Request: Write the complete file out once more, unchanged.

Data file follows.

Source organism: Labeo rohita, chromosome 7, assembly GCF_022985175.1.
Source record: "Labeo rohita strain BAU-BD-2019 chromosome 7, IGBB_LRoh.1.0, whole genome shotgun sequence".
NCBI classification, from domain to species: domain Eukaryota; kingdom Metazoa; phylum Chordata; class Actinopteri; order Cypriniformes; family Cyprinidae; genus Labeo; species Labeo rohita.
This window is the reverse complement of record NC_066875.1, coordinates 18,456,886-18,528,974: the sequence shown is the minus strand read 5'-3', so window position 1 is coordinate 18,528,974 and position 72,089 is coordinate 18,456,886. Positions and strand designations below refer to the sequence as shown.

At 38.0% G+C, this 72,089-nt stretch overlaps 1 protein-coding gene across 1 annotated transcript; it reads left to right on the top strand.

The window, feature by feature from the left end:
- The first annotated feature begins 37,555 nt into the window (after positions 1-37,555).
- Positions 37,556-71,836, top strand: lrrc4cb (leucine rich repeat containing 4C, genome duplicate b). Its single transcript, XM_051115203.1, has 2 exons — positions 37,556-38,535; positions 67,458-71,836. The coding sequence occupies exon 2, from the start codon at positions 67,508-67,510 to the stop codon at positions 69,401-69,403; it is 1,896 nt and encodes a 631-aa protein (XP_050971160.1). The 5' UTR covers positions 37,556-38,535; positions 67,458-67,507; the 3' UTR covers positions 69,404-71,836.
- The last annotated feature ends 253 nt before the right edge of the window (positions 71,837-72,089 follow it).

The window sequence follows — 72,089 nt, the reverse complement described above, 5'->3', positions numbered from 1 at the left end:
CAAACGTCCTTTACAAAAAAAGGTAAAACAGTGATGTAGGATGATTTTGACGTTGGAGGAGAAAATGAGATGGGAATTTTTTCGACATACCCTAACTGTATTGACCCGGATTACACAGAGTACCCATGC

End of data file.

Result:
Source organism: Labeo rohita, chromosome 7, assembly GCF_022985175.1.
Source record: "Labeo rohita strain BAU-BD-2019 chromosome 7, IGBB_LRoh.1.0, whole genome shotgun sequence".
NCBI classification, from domain to species: domain Eukaryota; kingdom Metazoa; phylum Chordata; class Actinopteri; order Cypriniformes; family Cyprinidae; genus Labeo; species Labeo rohita.
This window is the reverse complement of record NC_066875.1, coordinates 18,456,886-18,528,974: the sequence shown is the minus strand read 5'-3', so window position 1 is coordinate 18,528,974 and position 72,089 is coordinate 18,456,886. Positions and strand designations below refer to the sequence as shown.

At 38.0% G+C, this 72,089-nt stretch overlaps 1 protein-coding gene across 1 annotated transcript; it reads left to right on the top strand.

The window, feature by feature from the left end:
- The first annotated feature begins 37,555 nt into the window (after positions 1-37,555).
- Positions 37,556-71,836, top strand: lrrc4cb (leucine rich repeat containing 4C, genome duplicate b). Its single transcript, XM_051115203.1, has 2 exons — positions 37,556-38,535; positions 67,458-71,836. The coding sequence occupies exon 2, from the start codon at positions 67,508-67,510 to the stop codon at positions 69,401-69,403; it is 1,896 nt and encodes a 631-aa protein (XP_050971160.1). The 5' UTR covers positions 37,556-38,535; positions 67,458-67,507; the 3' UTR covers positions 69,404-71,836.
- The last annotated feature ends 253 nt before the right edge of the window (positions 71,837-72,089 follow it).

The window sequence follows — 72,089 nt, the reverse complement described above, 5'->3', positions numbered from 1 at the left end:
CAAACGTCCTTTACAAAAAAAGGTAAAACAGTGATGTAGGATGATTTTGACGTTGGAGGAGAAAATGAGATGGGAATTTTTTCGACATACCCTAACTGTATTGACCCGGATTACACAGAGTACCCATGC